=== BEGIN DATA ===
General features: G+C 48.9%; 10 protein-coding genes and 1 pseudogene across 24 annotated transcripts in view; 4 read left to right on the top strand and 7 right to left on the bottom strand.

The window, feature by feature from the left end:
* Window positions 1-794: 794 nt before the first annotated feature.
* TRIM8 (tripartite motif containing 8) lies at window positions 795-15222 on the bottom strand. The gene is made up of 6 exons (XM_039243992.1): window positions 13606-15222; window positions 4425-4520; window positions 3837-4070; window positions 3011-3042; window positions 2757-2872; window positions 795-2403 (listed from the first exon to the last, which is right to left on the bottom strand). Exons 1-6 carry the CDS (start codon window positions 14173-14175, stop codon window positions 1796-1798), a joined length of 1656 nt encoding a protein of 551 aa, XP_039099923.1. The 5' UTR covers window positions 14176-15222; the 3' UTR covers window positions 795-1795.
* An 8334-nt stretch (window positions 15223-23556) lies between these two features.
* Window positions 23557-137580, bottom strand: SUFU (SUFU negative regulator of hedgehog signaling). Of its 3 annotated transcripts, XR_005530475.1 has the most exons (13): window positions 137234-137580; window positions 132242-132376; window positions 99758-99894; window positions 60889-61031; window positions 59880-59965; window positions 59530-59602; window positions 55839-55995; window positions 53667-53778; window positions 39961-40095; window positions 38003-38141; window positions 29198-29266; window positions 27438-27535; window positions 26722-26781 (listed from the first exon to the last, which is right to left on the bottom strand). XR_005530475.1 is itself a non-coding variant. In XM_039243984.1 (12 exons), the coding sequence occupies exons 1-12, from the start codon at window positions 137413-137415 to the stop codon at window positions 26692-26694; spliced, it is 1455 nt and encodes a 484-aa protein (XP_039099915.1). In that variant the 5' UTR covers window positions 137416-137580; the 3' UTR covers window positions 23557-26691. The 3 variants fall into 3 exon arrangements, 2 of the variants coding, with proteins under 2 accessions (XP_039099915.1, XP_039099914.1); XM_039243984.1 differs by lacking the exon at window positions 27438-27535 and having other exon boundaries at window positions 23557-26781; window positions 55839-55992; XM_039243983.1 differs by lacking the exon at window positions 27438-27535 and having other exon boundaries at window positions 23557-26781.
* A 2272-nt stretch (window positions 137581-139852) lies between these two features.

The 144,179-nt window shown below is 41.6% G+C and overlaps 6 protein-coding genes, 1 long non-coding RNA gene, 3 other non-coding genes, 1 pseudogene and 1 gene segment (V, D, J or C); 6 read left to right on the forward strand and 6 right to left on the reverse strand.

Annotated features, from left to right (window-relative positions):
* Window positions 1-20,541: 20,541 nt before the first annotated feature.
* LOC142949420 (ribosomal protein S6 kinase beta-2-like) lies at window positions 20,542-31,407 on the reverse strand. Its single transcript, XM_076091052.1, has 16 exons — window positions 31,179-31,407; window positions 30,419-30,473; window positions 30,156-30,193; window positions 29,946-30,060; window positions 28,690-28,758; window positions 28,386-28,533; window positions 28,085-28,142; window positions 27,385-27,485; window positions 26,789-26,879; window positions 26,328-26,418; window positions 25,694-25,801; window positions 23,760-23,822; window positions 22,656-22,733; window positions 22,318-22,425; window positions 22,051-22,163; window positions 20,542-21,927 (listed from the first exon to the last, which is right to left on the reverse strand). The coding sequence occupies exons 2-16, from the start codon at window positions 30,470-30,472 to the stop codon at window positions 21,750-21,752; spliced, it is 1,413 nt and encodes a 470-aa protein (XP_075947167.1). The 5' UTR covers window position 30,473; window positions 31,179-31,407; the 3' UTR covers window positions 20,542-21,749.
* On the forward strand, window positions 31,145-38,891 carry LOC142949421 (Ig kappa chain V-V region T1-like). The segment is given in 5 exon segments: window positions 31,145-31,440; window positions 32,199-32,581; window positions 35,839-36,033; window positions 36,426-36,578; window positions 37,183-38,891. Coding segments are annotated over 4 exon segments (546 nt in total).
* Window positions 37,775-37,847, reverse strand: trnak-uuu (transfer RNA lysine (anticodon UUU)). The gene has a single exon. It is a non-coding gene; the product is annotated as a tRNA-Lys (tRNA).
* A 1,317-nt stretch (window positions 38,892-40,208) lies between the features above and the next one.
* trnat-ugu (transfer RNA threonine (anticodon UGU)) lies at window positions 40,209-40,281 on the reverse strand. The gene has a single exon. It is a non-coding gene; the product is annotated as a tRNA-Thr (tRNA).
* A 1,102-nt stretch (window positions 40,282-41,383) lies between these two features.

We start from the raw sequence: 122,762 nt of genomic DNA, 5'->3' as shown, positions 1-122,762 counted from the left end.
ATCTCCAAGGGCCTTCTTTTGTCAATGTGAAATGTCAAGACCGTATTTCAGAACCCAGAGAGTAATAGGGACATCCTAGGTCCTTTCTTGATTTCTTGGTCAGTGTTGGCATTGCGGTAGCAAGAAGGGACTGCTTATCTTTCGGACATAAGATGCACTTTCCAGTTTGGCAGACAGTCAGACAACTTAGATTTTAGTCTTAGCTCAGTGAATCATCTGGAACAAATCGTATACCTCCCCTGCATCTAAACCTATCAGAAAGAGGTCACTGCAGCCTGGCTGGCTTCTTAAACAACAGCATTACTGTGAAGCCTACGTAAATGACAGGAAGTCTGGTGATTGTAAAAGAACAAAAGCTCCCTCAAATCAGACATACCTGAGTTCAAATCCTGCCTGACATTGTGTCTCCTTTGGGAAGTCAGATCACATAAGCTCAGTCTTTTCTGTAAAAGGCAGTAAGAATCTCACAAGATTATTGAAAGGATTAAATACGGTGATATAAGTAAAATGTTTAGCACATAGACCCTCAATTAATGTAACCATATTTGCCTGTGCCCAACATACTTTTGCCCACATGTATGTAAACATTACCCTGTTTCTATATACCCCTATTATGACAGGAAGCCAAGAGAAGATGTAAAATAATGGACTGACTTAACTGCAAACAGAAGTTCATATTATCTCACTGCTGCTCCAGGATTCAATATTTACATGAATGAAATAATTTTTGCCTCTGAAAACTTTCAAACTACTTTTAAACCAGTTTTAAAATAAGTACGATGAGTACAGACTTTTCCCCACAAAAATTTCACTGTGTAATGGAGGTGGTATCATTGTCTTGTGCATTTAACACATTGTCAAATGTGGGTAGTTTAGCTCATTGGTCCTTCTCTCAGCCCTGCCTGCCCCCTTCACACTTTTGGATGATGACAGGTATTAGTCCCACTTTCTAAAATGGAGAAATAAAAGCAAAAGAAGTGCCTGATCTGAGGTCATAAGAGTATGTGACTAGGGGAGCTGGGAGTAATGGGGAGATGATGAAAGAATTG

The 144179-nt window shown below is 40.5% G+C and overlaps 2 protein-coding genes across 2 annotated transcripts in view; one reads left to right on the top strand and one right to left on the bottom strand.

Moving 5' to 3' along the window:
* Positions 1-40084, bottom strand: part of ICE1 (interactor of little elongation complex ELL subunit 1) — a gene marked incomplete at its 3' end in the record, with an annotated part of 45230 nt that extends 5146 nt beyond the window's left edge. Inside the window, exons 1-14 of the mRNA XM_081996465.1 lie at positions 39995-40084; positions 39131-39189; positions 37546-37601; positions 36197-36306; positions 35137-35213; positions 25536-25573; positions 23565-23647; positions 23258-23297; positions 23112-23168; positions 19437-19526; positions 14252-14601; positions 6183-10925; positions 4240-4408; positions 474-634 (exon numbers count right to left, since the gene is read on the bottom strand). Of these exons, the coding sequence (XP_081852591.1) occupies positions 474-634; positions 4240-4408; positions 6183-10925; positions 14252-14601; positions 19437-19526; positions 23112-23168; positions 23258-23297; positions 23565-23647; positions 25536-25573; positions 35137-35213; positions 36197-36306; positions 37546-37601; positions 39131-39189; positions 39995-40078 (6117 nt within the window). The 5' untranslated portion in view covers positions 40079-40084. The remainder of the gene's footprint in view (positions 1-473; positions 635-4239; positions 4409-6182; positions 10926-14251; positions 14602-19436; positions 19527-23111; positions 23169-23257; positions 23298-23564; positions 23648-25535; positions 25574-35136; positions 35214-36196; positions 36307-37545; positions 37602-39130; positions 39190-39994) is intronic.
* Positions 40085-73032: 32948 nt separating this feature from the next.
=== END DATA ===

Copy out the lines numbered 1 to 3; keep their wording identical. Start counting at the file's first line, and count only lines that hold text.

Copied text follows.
General features: G+C 48.9%; 10 protein-coding genes and 1 pseudogene across 24 annotated transcripts in view; 4 read left to right on the top strand and 7 right to left on the bottom strand.

The window, feature by feature from the left end:
* Window positions 1-794: 794 nt before the first annotated feature.